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Why Jihadist Attacks Have Declined in Europe

And Why Europe Shouldn’t Get Comfortable Yet

French Gendarmes in Strasbourg after last week's attack, December 2018. Vincent Kessler / Reuters

On Tuesday, December 11, just before 8 PM, a lone attacker, Cherif Chekatt, armed with a handgun and a knife, killed five people and injured a dozen others who were visiting the famous Christmas market in front of the Strasbourg Cathedral. Chekatt was wounded in an exchange of fire with counterterrorism forces but initially escaped. Two days later, a patrol spotted him on a street close to where he grew up, a few miles away from the Cathedral, and shot him dead. The Islamic State (ISIS) quickly issued a press release praising Chekatt as a “soldier,” but what role, if any, ISIS had in the attack is uncertain.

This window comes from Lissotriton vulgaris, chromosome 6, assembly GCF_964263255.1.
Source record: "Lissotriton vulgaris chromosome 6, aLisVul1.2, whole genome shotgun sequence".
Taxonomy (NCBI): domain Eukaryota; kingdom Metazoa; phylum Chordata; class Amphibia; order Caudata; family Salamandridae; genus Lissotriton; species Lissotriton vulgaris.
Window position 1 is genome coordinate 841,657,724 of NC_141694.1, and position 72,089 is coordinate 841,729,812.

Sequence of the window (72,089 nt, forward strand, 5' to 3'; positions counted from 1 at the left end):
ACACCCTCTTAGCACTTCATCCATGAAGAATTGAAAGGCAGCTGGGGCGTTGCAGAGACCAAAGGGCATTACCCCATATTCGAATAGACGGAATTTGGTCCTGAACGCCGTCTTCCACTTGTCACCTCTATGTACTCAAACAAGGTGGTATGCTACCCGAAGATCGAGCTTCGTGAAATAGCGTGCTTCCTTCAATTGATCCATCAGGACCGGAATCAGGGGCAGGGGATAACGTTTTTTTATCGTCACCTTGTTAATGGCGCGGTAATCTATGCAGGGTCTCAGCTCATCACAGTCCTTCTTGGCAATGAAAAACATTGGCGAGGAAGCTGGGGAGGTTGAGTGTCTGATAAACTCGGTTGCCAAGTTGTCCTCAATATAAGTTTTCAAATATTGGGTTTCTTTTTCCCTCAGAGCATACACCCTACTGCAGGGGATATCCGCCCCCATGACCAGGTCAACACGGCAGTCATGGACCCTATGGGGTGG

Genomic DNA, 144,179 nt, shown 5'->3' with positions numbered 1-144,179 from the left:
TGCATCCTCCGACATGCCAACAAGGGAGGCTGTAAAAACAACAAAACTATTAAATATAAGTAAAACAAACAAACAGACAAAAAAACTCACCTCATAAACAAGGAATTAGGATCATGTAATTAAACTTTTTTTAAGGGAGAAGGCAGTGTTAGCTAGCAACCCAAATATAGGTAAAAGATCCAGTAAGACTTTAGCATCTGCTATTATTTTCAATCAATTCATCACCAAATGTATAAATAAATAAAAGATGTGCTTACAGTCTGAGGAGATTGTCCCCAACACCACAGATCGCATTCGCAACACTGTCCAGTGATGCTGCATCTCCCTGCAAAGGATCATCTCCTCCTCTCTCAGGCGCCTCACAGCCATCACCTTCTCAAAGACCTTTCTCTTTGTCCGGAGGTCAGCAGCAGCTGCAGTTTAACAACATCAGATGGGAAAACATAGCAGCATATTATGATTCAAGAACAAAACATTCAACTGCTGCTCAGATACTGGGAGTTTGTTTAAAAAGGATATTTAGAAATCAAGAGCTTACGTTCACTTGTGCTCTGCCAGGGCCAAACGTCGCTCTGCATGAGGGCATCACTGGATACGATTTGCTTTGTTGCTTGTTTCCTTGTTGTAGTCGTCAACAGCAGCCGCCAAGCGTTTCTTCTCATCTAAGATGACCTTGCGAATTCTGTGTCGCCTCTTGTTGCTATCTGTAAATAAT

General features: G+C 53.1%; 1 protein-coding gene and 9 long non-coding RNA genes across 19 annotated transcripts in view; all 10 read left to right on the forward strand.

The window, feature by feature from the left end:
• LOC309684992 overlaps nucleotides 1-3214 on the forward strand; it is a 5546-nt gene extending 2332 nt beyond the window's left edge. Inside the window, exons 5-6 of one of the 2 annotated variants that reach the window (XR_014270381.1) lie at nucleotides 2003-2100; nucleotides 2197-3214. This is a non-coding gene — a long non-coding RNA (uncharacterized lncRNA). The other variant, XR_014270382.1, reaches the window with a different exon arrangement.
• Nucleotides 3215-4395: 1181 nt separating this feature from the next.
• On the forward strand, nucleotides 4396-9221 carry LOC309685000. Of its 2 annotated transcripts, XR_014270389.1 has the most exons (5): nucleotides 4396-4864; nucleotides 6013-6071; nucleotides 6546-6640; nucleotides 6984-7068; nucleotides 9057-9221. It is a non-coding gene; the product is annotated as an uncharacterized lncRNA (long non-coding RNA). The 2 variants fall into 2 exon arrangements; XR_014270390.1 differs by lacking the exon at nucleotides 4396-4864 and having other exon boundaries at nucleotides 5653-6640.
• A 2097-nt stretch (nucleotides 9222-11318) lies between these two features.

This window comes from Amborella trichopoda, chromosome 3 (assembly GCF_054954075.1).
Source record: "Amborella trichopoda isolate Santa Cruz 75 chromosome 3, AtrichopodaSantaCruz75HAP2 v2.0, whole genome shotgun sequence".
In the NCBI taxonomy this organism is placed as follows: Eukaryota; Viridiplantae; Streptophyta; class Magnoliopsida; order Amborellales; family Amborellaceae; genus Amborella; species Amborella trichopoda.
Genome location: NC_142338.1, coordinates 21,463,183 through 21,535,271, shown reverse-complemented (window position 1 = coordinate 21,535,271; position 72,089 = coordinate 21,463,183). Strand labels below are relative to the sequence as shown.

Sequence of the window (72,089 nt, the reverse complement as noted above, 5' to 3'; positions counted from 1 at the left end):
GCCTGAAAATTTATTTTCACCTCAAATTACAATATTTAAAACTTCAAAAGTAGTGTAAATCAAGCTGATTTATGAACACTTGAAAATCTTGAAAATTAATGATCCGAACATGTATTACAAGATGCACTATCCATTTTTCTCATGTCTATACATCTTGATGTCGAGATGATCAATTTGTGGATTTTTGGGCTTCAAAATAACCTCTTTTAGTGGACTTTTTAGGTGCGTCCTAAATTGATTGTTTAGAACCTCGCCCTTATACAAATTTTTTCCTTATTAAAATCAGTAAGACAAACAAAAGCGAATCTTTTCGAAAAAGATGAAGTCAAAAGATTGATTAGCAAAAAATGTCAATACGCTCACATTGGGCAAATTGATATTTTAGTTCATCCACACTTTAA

Chekatt was a drug dealer and a petty criminal, and had been on France’s extremist watch list since 2008, when he had put up a poster of former al Qaeda leader Osama bin Laden in his prison cell. French authorities will likely be criticized

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